The reaction? Agreement. “Once they pointed it out, it just made sense,” said my friend Jean, a pass holder. “There are other things that make a mountain great, and there’s no way to replace that lift without prices soaring. I’m good with it.”
So was everyone else. The Grahams pointed out that liftlines are hard to find at Attitash, and that the trail system skis well now, with overcrowding seldom an issue. A faster lift would only cost a lot and put a lot more skiers on trail at any given moment.
Loyalists not only bought it, they embraced it. The Midwesterners showed the Easterners how it needed to be done. And it worked.
The 2007—2008 season being what it is, my husband and I find ourselves in an unusual situation in early April: All the East’s ski resorts are still 100 percent open. On a whim and with no plan, we head back to Attitash. Midwinter snow and bright spring sunshine greet us. The mountain is busy. Burgers grill outside at the base. The Friday night partiers spread word of a midday meet-up for sausages outside a condo. Everyone–everyone–is smiling. For the first time in Attitash history, there is even pond-skimming. My husband, suddenly gripped with spring fever, signs up. I think he’s nuts, but as he swooshes from shore to shore to the cheers of spectators, I think, why not? So much good has happened over the year. Attitash—like the forlorn Maddox—has finally found someone who understands its potential. Nature nodded its approval with record-breaking snow. The Attitash community became just that—a community. And the best, it appears, is yet to come. Thanks to some Midwesterners. Go figure.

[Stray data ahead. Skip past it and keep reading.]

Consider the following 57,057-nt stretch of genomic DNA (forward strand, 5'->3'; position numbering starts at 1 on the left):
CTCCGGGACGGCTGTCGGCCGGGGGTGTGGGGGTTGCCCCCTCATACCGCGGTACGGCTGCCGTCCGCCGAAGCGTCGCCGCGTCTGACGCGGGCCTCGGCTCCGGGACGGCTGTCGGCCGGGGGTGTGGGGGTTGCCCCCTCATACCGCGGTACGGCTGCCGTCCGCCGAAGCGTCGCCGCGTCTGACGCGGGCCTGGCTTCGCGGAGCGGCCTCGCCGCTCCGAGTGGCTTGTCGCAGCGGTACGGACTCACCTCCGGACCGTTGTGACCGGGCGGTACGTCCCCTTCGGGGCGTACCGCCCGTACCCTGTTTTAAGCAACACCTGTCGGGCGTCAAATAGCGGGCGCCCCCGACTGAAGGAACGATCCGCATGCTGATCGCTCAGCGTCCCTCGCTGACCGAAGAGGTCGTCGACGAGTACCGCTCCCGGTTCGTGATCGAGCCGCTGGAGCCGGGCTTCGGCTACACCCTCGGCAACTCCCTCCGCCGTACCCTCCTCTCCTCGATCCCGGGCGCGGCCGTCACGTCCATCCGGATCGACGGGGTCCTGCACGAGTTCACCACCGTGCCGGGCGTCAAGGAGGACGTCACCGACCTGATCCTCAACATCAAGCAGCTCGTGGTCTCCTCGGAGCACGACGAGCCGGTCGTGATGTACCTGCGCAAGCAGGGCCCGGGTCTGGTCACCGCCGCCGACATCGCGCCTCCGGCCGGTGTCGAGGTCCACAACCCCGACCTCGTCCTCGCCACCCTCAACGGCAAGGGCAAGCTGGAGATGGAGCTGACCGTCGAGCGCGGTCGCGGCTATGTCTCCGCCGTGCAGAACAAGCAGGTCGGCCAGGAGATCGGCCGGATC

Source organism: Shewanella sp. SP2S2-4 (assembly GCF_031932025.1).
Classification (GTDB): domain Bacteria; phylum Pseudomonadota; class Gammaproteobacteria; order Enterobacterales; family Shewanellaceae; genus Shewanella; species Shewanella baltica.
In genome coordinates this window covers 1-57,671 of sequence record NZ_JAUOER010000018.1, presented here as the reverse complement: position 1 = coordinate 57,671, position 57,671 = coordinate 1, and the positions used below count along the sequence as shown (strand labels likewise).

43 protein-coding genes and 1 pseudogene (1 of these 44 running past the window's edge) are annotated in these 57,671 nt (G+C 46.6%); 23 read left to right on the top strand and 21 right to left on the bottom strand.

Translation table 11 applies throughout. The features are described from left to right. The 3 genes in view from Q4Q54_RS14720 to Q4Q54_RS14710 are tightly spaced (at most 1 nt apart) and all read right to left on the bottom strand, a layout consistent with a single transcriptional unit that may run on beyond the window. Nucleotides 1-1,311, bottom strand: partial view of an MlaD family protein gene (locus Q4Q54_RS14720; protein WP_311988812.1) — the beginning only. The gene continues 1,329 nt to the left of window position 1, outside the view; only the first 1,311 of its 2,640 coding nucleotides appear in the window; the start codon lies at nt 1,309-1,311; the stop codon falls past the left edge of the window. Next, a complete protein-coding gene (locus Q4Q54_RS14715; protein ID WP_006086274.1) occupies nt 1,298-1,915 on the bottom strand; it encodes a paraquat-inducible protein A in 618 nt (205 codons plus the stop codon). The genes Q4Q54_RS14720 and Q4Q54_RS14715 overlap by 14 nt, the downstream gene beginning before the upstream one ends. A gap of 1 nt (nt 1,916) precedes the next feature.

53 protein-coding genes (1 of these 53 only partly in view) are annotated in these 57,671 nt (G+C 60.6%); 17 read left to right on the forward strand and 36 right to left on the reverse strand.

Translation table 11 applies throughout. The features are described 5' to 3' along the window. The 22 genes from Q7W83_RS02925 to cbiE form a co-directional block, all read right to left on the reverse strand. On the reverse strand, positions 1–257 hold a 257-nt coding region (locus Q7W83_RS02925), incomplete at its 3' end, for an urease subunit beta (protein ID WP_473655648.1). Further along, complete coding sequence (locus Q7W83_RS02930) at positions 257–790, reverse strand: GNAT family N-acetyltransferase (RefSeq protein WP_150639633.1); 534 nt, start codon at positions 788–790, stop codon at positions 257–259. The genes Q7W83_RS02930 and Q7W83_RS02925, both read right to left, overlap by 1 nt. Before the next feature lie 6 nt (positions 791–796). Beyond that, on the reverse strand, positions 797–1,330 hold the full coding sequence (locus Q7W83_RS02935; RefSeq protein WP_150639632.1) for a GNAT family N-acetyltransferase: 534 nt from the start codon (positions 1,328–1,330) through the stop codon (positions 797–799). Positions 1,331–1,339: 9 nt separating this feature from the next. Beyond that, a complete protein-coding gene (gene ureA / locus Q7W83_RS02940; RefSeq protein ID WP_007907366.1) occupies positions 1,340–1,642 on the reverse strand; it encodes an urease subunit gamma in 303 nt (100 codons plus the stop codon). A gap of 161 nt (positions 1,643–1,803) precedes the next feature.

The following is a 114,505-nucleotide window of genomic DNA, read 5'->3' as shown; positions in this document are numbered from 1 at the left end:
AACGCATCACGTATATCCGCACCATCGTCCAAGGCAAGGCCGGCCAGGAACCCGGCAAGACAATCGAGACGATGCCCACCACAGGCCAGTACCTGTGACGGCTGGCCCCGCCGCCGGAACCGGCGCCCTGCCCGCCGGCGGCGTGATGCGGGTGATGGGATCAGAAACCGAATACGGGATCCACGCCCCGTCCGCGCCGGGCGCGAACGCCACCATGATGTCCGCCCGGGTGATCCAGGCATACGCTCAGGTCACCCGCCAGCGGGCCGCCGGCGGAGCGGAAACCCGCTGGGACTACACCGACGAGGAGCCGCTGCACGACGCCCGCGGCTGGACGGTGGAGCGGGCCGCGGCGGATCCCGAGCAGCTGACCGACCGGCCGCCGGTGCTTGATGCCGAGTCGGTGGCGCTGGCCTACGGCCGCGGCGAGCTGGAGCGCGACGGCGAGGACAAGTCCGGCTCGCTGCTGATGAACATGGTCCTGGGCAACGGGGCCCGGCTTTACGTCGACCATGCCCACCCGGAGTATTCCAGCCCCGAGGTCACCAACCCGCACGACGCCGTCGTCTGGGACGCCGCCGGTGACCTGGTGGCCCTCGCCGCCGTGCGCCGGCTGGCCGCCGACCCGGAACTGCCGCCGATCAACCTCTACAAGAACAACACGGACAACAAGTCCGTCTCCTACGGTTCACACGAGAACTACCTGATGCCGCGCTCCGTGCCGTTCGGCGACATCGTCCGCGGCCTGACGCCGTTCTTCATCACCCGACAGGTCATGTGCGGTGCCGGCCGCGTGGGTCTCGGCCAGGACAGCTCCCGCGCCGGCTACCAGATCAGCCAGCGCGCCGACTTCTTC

SIGNPOST: Attitash, New Hampshire
283 acres; 1,750 vertical feet; base elevation 600 feet; summit elevation 2,350 feet; 142 annual inches; 75 runs; 12 lifts. Tickets (weekends): adults $65; teens (13–18) $52; juniors (6–12) and seniors (65-plus) $45; military personnel $55
Lodging: Attitash Grand Summit has the only slopeside beds, with studios to four bedrooms, fireplaces, restaurants and outdoor pool and spa ($109–$379 per
person, including lift tickets (800-223-7669; attitash.com). Nearby, Bernerhof Inn offers equal parts charm and sophistication, with in-room Jacuzzis, restaurant and pub ($124–$234; 800-548-8007; bernerhofinn.com).
Getting There: From Boston (3-plus hours), take I-93 to Exit 23, then Route 104, then Route 25 east to Route 16, then 16 north to Glen, then 302 west 3 miles to Attitash.
Info: 800-223-7669; attitash.com
- SKI Magazine, December 2008